Sunday, July 6, 2014

Aspen Ideas 2014

In January Kitty Boone contacted me about designing something special for the Aspen Ideas Festival's 10th anniversary. She wanted something for the entrance to Paepcke Auditorium.

Cool! Yep, I jumped on the chance, I love my home town of Aspen and Aspen Ideas is tailor made for the polymaths amongst us.  Perfect.

This would turn into much more of an Art Installation than a Scene Design. 

For the 10th year there was a new logo design from Infinia Group

new  logo
old logo

I loved the new logo and thought it would be great to "riff" off of that. So I came up with a few ideas:

The idea was to line the entryway with "people size" logos which would be sleeved in a white spandex. These would be lit from below with color changers and the negative spaces in the logo would be filled with mirror. The mirror would have quotes from the past 9 years.

Kitty wanted to see a prototype so that's what we did. Dimension Design has done fabulous work for me in the past and they can sew spandex into some pretty intricate shapes. The logo may look simple but ask any stitcher- getting a smooth fitting on that shape- not so easy.

The prototype arrived in April.

As much as I liked the look, I was even more impressed by the welded frame.

Kitty liked it too. She picked up a piece of blue cellophane wrapping and held it in front of the leaf. As the blue shadows fell on the sidewalk, "What if we could have it like this?"

Colors like the logo inset into the frame? Like stained glass? Great idea!  (Difficult, pricey, but a great idea.)

That's the fun, Design is a collaborative process or as Amanda Boxtel put it in her presentation at this year's conference Design is "co-creation"

Now there were a few problems, like that pesky thing called gravity and it's equally pesky parent physics.  Aspen Ideas has a history of reusing design elements and changing the colors on their logo so I wanted to make these stable enough for the 10 day event and removable if the colors changed for next year. 

The two big questions were 
1."Do the right colors of plexiglas exist?"
2. "Can I find a way to make it float inside the frame?"

The biggest choice for plexi colors came from Solter and I could also get the plexi pieces cut at JetSets.

Better yet 3 of these were "neon plexi" which gives a hot neon glow edge. That made it even more important to get some air around the plexi inside the frame.

"Will it stick?" First I tried a little clear silicone: clamping it in place with PVC until the silicone had set. That worked on a small sample and gave me enough confidence to go ahead with the project.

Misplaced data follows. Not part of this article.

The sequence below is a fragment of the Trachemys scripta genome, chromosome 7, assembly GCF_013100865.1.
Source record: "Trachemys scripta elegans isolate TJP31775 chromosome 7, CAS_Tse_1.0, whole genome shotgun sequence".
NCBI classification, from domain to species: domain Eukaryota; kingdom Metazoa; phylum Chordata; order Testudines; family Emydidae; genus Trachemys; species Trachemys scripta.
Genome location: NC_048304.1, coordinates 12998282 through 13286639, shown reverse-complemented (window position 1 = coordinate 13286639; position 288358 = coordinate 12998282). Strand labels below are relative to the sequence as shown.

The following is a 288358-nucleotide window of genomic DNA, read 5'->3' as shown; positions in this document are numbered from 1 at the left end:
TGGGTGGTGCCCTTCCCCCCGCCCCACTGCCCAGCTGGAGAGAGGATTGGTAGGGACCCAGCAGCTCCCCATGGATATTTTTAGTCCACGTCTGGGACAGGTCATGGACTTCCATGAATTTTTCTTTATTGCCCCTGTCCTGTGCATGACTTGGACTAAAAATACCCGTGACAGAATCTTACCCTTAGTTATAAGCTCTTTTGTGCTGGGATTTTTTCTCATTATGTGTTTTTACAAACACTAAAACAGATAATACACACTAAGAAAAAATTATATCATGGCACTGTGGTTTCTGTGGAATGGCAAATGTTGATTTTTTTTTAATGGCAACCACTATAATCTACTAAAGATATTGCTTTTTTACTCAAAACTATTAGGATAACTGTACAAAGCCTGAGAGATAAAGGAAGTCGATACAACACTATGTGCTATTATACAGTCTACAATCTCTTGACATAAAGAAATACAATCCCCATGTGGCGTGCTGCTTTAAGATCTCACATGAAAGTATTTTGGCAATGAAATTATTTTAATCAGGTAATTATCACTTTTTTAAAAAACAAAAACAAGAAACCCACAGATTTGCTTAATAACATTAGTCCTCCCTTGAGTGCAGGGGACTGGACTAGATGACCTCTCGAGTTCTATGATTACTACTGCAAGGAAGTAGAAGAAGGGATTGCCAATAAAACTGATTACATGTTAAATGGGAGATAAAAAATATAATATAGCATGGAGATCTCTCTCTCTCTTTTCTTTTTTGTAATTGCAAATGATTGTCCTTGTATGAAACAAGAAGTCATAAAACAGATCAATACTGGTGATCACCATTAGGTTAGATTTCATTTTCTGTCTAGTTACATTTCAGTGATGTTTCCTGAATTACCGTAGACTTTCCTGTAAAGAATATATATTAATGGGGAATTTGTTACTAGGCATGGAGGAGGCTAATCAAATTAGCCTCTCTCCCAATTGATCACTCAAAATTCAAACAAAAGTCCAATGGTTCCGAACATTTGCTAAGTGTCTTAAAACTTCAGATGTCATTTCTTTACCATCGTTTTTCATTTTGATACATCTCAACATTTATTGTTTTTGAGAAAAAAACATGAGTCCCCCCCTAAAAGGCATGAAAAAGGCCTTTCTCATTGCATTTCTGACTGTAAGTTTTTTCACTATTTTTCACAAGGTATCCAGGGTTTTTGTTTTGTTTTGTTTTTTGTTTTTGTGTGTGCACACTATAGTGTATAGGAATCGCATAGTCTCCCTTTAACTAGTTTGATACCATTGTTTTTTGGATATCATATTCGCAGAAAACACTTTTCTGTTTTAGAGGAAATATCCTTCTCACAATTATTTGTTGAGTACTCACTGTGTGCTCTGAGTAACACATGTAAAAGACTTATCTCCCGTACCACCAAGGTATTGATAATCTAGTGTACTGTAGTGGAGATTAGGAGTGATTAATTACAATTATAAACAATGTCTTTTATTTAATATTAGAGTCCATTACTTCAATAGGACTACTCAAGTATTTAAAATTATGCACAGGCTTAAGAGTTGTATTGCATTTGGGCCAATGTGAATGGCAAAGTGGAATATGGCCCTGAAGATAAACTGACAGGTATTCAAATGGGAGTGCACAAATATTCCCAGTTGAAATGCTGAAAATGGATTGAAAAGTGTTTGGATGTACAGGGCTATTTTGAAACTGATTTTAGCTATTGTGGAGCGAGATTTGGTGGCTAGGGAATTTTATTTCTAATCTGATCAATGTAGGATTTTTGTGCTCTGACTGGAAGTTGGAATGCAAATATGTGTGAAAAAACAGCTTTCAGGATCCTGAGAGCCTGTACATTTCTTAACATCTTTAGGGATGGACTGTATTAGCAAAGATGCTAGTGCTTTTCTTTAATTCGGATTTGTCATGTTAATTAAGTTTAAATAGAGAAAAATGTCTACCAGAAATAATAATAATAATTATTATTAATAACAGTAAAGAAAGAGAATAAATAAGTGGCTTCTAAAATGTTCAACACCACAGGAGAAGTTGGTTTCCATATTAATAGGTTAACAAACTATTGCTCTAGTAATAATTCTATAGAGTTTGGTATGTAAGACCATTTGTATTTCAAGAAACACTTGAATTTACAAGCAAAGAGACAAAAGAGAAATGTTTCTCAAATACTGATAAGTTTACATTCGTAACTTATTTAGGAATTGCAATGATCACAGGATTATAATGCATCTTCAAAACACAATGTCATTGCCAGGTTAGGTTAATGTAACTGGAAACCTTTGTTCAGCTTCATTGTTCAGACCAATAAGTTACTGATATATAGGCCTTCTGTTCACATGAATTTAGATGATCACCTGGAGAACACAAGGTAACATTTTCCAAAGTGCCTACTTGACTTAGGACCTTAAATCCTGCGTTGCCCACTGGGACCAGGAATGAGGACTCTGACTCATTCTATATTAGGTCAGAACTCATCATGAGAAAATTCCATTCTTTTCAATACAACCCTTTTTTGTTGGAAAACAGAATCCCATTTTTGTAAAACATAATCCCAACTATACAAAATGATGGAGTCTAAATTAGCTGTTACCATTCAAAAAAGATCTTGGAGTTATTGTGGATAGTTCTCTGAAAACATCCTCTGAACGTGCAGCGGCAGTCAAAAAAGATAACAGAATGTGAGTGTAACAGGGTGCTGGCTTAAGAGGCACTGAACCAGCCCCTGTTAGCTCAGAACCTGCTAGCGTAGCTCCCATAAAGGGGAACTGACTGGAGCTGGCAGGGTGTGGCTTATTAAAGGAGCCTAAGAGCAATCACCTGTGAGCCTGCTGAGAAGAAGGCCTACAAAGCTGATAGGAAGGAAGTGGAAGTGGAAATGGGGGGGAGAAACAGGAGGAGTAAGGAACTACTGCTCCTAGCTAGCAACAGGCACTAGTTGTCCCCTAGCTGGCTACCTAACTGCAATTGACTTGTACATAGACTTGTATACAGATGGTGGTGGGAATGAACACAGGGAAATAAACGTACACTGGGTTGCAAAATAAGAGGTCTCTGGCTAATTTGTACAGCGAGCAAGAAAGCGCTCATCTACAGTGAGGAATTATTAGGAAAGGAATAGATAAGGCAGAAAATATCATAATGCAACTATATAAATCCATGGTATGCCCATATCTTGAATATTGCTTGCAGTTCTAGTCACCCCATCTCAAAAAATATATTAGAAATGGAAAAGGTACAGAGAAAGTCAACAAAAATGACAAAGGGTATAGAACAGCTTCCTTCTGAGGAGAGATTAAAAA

Eight new leaf frames were ordered and I started on the R&D process in my studio. Did I mention that I was both Designer and Scenic on this? Well, I didn't plan it that way but that's what the deadline will do. I don't like to do both on a show, I use different neurons for these tasks and sometimes changing lanes becomes challenging.

Forty-two plexi inserts in each leaf, nine leaves 378 pieces of plexi and one week of build time. 

While waiting for shipments to arrive I experimented with different methods of making the process faster: A "negative" of the leaf which would hold each piece of plexi in the right position while I glued seemed like a good plan.

The plexi arrived before the 8 leaves 

so I started working on the prototype:

This didn't work. The glue wasn't stiff enough and made quite a mess.

There wasn't enough uniformity in the leaves either. I won't bore you with all the other failures but you should know that this is a process. You try something, you fail, you learn, you try something else. 

The crates with 8 leaves arrived. That's the big difference between Entertainment Industry Design and just about every other type of Design. We have deadlines which do not move. The tickets have been sold and there is no excuse. Opening is opening.

The best solution was taping the plexi in place while the leaves were standing.

There's a  famous story about John D. Rockerfeller. The kerosene kegs were sealed with 40 drops of solder and John D. asked if they could do it with 38. Thirty-eight drops of solder leaked, 39 did not. 

I tried using silicone around all 4 sides and the neon lost a lot of it's glow. 

Then I "tabbed" the 4 corners with silicone

39 drops of solder:  piping Crystalgel on the short sides only.
 (it's stronger than silicone)
Crystalgel is thick enough to pipe and a quick wipe with a rubber smoothing tool will keep it clean.

39 drops of solder- pop out the silicone tabs leave the crystal gel…

Repeat again
and again

Late on Saturday night Allan Trumpler (who happened to be in town painting for John Kasarda's production of Eugene Onegin at the Aspen Music School) and I put the leaves in their crates. Monday at 7am the truck arrived. 

The load-in for Aspen Ideas is one day. 

It did not go without incident. I made a huge mistake trying to place the leaves before driving rebar stakes into the ground. Up came the wind down went the leaves. I reglued a lot of these on the spot. That's another reason for bringing everything with you in the "kit". 

Here you see the mirror pieces reflecting onto the sidewalk
The prototype went into the Doerr-Hosier building since it couldn't be secured outside.
Even inside "stained glass" effect seemed to be work well.

It gave a festive feel from many angles.

Ten days later the crates are back in the shop. 

Will the "stained glass leaves" come back next year?

No idea. 

I just know I have some plans for making them better if they do.

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